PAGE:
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Esoterica

tranqualizer
So one year after Occupy was launched, while lots of exciting media was generated, massive resources were spent, a great number of people were supposedly politicized and the world started to listen to the concept of the %99, the same number of black, brown, poor, disabled and migrant folks are being incarcerated, policed, and deported in the US. The racist and classist Sit-lie laws, gang injunctions and Stop and Frisk ordinances still rage on and we are still being pushed out of our communities of color by the forces of gentriFUKation and poverty. So, I wonder, how have these political gentrifyers changed things for black and brown and poor people? Not at all, actually, but then again, Occupy was never really for us.

Occupy Was Never 4 Me - 1 yr later, tiny aka Lisa Gray-Garcia (via tranqualizer)

(via eshusplayground)

inthesetimes.com

Harlem Gives #Occupy Tense Reception

ladyatheist:

There are two parts of the article that need to be highlighted.

First:

It seemed as though the protesters confidently marched into Harlem without taking into account the city’s tense race relations, particularly in Harlem, which has been undergoing a radical demographic shift for the past decade, or so, leaving black households sometimes in the minority. 

But where the protesters stood, 6 in 10 residents are black, and many have long witnessed the president weather attacks, some valid, but others rooted in ugly, undeniable racism (see: Show Me Your Birth Certificate).

There was little room for nuanced debate at the Apollo protest, and to many Harlemites, it appeared as though a bunch of people, most of them white, had shown up simply to give the first black president a hard time. The Obama-as-Hitler banner seemed to seal the deal. After all, calling one’s political opponent “Hitler” doesn’t really leave much room for intelligent debate.

Second:

[…] whenever America congratulates itself on becoming post-racial, we should all enjoy a good, collective laugh. There are deep, profound racial injustices in this country, which ironically, OWS was hoping to discuss at the protest. Stop And Frisk, widespread unemployment in the black community, and the subprime disaster are all byproducts of institutional racism.

However, when a majority-white group plans to march into Harlem, site of arguably the most important black cultural renaissance in US history, and “educate” its citizens about the poor decisions of the first black president, there needs to be some community outreach done beforehand. Otherwise, there’s zero room for discussion, the whole thing dissolves into a screamfest, and if the LaRouchies show up, man, it’s over.

Side-note: Accusations of the white, male hijacking of Occupy have been prevalent for a while, and the issue is complicated. The media did a very poor job of highlighting a variety of OWS voices, particular those of women of color, leading many to believe there simply aren’t Occupiers of different races, which is patently false. However, as one long-time OWS supporter told me last night, white men do have a habit of deeming themselves facilitators at Occupy meet-ups, which gives the false impression that OWS is led by white men simply because, in that moment, a white man chose to seize power and lead. In his words, it’s “like witnessing the mindset behind colonialism.”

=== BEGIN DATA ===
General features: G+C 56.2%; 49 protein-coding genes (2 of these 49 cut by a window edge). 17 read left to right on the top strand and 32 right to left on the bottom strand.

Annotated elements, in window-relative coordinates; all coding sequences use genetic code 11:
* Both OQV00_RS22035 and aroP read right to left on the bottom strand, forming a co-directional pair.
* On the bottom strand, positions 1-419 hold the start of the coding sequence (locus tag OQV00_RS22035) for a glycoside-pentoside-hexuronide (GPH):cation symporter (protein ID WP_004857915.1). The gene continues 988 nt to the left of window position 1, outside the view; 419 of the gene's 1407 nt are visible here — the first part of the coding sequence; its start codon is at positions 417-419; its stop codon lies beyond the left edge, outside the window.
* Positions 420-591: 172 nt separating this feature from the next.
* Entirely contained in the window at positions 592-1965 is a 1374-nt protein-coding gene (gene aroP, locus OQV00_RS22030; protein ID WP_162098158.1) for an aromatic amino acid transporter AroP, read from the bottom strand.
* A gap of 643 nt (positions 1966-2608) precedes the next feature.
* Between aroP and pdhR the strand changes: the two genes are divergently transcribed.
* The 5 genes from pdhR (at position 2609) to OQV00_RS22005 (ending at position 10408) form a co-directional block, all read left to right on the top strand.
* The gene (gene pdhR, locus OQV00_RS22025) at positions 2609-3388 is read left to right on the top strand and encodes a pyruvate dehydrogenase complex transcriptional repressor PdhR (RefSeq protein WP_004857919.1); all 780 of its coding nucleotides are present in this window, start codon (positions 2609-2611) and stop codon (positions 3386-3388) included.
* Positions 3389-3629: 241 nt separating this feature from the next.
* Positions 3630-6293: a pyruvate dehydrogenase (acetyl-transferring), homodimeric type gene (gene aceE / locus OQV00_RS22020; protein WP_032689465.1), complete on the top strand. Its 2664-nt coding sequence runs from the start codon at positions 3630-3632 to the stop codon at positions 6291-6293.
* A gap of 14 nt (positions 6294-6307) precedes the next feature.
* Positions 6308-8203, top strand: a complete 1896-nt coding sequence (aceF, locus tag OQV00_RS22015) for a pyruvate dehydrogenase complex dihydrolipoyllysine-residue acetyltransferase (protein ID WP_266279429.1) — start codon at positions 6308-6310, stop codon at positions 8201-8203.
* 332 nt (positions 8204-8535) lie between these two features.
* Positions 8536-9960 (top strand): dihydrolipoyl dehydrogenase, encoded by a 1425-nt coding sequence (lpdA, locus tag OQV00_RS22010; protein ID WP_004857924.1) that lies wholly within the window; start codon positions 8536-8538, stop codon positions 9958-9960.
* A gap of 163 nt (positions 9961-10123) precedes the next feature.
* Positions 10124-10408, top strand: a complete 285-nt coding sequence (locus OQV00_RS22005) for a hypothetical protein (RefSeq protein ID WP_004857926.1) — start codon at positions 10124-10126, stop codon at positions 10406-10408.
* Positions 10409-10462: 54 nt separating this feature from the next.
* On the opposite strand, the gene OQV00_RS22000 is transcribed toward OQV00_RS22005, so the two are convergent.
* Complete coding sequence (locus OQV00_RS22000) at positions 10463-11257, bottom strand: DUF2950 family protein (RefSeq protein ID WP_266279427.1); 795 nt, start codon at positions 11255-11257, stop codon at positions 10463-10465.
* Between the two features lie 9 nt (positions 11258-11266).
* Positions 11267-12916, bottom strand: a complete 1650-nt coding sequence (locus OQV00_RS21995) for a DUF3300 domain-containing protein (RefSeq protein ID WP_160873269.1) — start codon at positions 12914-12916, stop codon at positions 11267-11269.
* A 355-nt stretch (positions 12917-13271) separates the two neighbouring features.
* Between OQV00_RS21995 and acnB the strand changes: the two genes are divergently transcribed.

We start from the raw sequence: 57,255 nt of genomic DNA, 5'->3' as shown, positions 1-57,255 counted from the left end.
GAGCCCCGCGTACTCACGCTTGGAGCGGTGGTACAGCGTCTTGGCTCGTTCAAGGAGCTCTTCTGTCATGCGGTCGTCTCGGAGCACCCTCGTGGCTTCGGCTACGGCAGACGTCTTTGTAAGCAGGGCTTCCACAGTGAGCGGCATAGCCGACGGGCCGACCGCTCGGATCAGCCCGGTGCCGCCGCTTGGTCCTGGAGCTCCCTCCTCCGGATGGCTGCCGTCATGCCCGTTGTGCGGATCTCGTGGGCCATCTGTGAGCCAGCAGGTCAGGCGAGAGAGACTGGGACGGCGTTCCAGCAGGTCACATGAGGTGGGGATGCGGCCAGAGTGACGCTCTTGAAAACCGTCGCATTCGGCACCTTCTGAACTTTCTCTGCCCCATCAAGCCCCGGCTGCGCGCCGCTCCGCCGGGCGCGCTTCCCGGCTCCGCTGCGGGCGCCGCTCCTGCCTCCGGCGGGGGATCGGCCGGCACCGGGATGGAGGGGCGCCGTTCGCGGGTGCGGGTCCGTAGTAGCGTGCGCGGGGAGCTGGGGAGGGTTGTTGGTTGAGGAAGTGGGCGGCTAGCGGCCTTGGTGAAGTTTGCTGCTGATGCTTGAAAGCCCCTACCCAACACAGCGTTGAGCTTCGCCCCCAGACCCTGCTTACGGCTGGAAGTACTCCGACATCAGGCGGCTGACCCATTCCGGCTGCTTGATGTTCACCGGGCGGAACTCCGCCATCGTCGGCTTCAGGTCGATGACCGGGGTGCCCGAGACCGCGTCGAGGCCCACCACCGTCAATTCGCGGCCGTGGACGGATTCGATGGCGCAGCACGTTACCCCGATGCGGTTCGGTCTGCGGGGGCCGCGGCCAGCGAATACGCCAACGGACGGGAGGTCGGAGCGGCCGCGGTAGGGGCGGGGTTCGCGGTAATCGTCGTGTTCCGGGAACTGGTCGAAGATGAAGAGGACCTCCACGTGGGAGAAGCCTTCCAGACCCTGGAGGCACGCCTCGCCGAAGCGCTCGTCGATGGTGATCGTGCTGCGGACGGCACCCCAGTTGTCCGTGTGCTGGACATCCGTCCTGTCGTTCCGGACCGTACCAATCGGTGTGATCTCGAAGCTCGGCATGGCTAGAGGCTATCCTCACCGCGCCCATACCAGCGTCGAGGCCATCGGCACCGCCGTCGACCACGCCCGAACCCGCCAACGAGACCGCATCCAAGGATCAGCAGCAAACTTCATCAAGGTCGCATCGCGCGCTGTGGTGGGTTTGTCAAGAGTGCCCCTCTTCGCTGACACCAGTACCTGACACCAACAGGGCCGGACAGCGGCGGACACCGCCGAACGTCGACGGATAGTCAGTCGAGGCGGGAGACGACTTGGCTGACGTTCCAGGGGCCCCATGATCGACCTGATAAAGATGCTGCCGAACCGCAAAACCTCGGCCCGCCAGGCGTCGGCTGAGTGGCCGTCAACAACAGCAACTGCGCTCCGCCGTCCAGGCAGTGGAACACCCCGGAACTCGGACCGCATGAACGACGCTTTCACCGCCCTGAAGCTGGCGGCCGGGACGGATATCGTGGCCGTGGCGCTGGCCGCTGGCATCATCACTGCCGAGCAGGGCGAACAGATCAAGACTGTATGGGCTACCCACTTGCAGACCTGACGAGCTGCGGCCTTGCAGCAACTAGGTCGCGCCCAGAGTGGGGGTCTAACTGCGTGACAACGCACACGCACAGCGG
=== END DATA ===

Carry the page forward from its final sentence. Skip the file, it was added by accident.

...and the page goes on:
Second, there is a direct correlation between Occupy’s popularity and the timeline of Obama’s reelection bid. Everyone loves dissenters when they don’t threaten the system’s normal state, but as we near election time, Occupy’s presence at Obama events will be less a novelty and more a very real threat, especially in the minds of diehard Obama supporters (in Nov 2011, black voters gave Obama a 91 percent approval rating).

Last night seemed a failure of imagination: failure on the part of Occupy for underestimating tense race relations and Obama fervor leading up to the re-election, and failure on the part of some Harlem residents to imagine that maybe - just maybe - Obama hasn’t made stellar decisions at every turn.

I strongly suggest that you take the time to read the whole article. It brings up some good points.

You know I don’t understand this idea that people have of Obama as New Jesus or this idea that people who support can’t also be aware of where he falls short. That’s before we get into the Obama as Hitler thing which is frankly so pig ignorant I don’t quite know how to discuss. That’s not just a misstep on the part of OWS, it’s a complete rejection of reality, history & social context. Just saying. Here’s the thing, President Obama is a human being working within an incredibly flawed system. Is he perfect? NO! Is he likely to be a better choice for many people than any of the Republican candidates? Yes. I don’t always agree with him, but I am aware that I’d rather see him in office than Santorum, Gingrich, Romney or Paul. I think many of Obama’s supporters are looking at their options & whether they really like all of his policies or not, they are willing to compromise for the greater good. At least that’s where I stand. As for OWS? Y’all keep tilting at that windmill if you want to, personally I’m not even going to pretend OWS is about improving my life or the lives of people like me.

(via womanistgamergirl)